“Students who are first in their family to attend college are a diverse group who juggle numerous life roles and identities. Being a college student is one of these many identities, and it is viewed as an avenue for upward mobility for not only the student but also their family and community… These first-generation students reflect the changing demographics in the United States and are among the fastest growing segments of our population.” (Stories as Knowledge: Bringing the Lived Experience of First-Generation College Students Into the Academy, by Rashné Jehangir.)
At the most recent All-College meeting Adrian Haugabrook, Linda Banks-Santilli, and Mary McCormack gave a presentation about first-generation college students. Following the links below will take you to some of the background research described in their presentation. And if you’d like help in following up on anything you read please let us know and we’d be glad to assist.
Aschaffenburg, K., & Maas, I. (1997). Cultural and educational careers: The dynamics of social reproduction
. American Sociological Review
Barry, L., Hudley, C., Kelly, M., & Cho, S. (2009). Differences in self-reported disclosure of college experiences by first-generation college student status. Adolescence, 44 (173), 55-68.
Bui, K. T. (2002). First-generation college students at a four-year university: Background characteristics, reasons for pursuing higher education, and first-year experiences. College Student Journal, 36 (1), 3-11.
Collier, P., & Morgan, D. (2008). “Is that paper really due today?”: Differences in first-generation and traditional college students’ understandings of faculty expectations. Higher Education, 55 (4), 425-446.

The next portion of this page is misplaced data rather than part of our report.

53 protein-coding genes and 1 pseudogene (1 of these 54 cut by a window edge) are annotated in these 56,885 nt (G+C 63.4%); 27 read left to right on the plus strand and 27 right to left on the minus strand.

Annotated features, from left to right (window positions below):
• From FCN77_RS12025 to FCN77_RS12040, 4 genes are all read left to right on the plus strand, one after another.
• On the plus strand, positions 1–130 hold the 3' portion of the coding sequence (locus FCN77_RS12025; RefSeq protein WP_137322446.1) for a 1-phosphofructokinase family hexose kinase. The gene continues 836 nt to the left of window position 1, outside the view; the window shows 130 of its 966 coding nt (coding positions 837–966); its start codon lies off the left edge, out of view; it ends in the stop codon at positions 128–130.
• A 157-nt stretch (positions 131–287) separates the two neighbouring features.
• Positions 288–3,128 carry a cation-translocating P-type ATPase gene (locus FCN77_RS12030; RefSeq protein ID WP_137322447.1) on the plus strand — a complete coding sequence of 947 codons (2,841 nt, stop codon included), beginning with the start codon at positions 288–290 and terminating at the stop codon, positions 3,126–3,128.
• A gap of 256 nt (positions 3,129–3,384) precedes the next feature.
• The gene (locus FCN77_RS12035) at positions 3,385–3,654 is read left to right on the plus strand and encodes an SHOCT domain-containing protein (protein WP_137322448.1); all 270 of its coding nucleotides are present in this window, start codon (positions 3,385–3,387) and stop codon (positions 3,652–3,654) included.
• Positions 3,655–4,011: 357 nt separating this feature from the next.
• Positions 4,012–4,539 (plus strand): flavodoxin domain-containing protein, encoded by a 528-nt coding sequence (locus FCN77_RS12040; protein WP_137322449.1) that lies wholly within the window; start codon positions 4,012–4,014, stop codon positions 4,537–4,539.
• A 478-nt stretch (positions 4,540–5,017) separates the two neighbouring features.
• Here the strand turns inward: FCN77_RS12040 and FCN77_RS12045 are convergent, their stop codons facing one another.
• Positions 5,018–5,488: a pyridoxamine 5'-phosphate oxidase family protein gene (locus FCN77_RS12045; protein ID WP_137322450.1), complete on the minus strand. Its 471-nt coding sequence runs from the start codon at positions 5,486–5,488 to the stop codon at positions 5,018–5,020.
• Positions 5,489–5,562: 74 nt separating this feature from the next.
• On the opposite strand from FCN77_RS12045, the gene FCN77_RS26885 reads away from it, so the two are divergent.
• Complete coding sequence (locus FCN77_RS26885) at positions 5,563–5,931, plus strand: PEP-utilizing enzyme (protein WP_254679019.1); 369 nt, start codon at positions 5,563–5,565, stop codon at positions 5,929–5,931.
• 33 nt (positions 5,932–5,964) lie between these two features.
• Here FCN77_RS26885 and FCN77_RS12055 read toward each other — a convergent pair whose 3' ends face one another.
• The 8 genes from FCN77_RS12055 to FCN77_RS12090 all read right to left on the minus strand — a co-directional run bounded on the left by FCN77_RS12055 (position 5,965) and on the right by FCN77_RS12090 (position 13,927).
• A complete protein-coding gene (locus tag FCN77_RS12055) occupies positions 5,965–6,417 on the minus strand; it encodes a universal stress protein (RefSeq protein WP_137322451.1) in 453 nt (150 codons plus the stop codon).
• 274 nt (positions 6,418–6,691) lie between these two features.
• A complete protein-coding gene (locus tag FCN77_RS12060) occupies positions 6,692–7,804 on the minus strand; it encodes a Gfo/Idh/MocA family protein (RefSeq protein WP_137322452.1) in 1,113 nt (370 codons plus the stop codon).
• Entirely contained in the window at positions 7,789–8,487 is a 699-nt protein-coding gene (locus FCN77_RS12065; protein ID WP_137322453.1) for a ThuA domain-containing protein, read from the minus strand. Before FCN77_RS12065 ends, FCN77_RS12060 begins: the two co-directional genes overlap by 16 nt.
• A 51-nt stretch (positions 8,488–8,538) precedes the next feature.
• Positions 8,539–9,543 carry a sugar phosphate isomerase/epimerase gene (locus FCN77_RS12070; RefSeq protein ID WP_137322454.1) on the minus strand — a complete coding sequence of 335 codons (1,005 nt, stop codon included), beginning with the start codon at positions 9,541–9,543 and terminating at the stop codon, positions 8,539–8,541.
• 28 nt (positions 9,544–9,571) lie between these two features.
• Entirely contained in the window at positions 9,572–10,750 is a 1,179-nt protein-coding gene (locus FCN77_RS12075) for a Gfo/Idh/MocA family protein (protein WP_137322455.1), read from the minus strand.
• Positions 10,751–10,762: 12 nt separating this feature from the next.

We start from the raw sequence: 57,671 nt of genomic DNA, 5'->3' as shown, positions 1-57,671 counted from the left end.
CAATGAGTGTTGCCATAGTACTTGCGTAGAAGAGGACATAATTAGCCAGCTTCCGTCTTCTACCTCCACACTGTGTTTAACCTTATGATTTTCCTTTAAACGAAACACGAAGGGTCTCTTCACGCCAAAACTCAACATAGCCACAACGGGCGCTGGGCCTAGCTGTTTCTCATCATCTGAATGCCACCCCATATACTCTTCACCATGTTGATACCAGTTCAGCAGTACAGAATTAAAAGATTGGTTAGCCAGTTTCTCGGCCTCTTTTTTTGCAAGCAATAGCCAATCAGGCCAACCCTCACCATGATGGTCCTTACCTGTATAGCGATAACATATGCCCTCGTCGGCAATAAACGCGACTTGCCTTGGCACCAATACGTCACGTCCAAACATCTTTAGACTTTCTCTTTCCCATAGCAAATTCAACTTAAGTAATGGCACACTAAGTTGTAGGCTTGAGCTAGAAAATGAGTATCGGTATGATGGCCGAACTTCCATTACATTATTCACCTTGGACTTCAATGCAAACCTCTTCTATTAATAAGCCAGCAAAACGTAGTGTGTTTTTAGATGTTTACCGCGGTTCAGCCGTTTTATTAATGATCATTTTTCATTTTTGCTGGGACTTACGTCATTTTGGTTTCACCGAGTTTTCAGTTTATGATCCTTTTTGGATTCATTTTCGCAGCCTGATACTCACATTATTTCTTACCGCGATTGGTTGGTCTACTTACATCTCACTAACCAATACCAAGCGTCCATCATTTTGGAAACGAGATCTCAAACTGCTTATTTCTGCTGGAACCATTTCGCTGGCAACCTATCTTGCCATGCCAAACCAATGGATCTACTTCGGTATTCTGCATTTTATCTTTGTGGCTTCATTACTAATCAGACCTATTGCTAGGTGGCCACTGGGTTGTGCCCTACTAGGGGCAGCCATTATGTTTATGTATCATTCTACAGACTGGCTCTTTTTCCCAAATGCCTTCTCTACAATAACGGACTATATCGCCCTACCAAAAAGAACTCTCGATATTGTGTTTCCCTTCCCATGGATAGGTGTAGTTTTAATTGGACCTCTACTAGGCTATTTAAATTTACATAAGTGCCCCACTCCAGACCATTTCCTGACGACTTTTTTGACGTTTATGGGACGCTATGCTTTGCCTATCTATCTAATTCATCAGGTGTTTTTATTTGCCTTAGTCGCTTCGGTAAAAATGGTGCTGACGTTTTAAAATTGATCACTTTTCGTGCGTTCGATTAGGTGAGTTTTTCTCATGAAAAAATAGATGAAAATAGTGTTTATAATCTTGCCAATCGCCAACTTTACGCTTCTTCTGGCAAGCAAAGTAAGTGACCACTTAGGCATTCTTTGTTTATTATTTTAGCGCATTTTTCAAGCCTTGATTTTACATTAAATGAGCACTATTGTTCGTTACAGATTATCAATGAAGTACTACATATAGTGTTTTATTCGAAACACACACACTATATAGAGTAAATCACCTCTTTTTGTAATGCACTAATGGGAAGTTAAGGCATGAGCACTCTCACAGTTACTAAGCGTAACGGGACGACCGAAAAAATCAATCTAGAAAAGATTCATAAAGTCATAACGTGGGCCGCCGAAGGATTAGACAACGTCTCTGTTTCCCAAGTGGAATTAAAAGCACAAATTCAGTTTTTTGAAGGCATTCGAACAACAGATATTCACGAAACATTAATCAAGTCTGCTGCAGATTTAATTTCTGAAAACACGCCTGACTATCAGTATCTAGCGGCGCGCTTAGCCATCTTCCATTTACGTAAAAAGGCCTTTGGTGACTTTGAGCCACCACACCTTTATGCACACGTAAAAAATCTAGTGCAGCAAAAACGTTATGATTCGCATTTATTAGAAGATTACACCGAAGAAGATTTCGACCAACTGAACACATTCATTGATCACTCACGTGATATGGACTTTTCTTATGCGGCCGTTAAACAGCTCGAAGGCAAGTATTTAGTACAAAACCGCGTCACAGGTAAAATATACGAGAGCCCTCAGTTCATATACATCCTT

London, H.B. (1992). Transformations: Cultural challenges faced by first-generation students. New Directions for Community Colleges, 20 (4), 5-11.
Maton, K. I., Teti, D. M., Corns, K. M., Vieira-Baker, C C, Lavine, J. R., Gouze, K. R., & Keating, D. P. (1996). Cultural specificity of support sources, correlates and contexts: Three studies of African American and Caucasian youth. American Journal of Community Psychology, 24 (4), 551-587.
McMurray, A., & Sorrells, D. (2009). Bridging the gap: Reaching first-generation students in the classroom. Journal of Instructional Psychology, 36 (3), 210-214.
Olive, T. (2008). Desire for higher education in first-generation Hispanic college students enrolled in an Academic support program: A phenomenological analysis. Journal of Phenomenological Psychology, 39 (1), 81-110.
Orbe, M. (2008). Theorizing multidimensional identity negotiation: Reflections on the lived experiences of first-generation college students. New Directions for Child & Adolescent Development, 2008 (120), 81-95.
Phinney, J.S., & Haas, K. (2003). The process of coping among ethnic minority first-generation college freshmen: A narrative approach. The Journal of Social Psychology, 143 (6), 707-726.
Roberts, J.S., & Rosenwald, G.C. (2001). Ever upward and not turning back: Social mobility and identity formation among first-generation college students. In D.P. McAdams, R. Josselson & A. Lieblich (Eds.), Turns in the road: Narrative Studies of lives in transition. (pp. 91-119). Washington, DC: American Psychological Association. (Wheelock College Library 155.24 T866)
Tinto, V. (1975). Dropout from higher education: A theoretical synthesis of recent research. Review of Educational Research, 45, 89-125.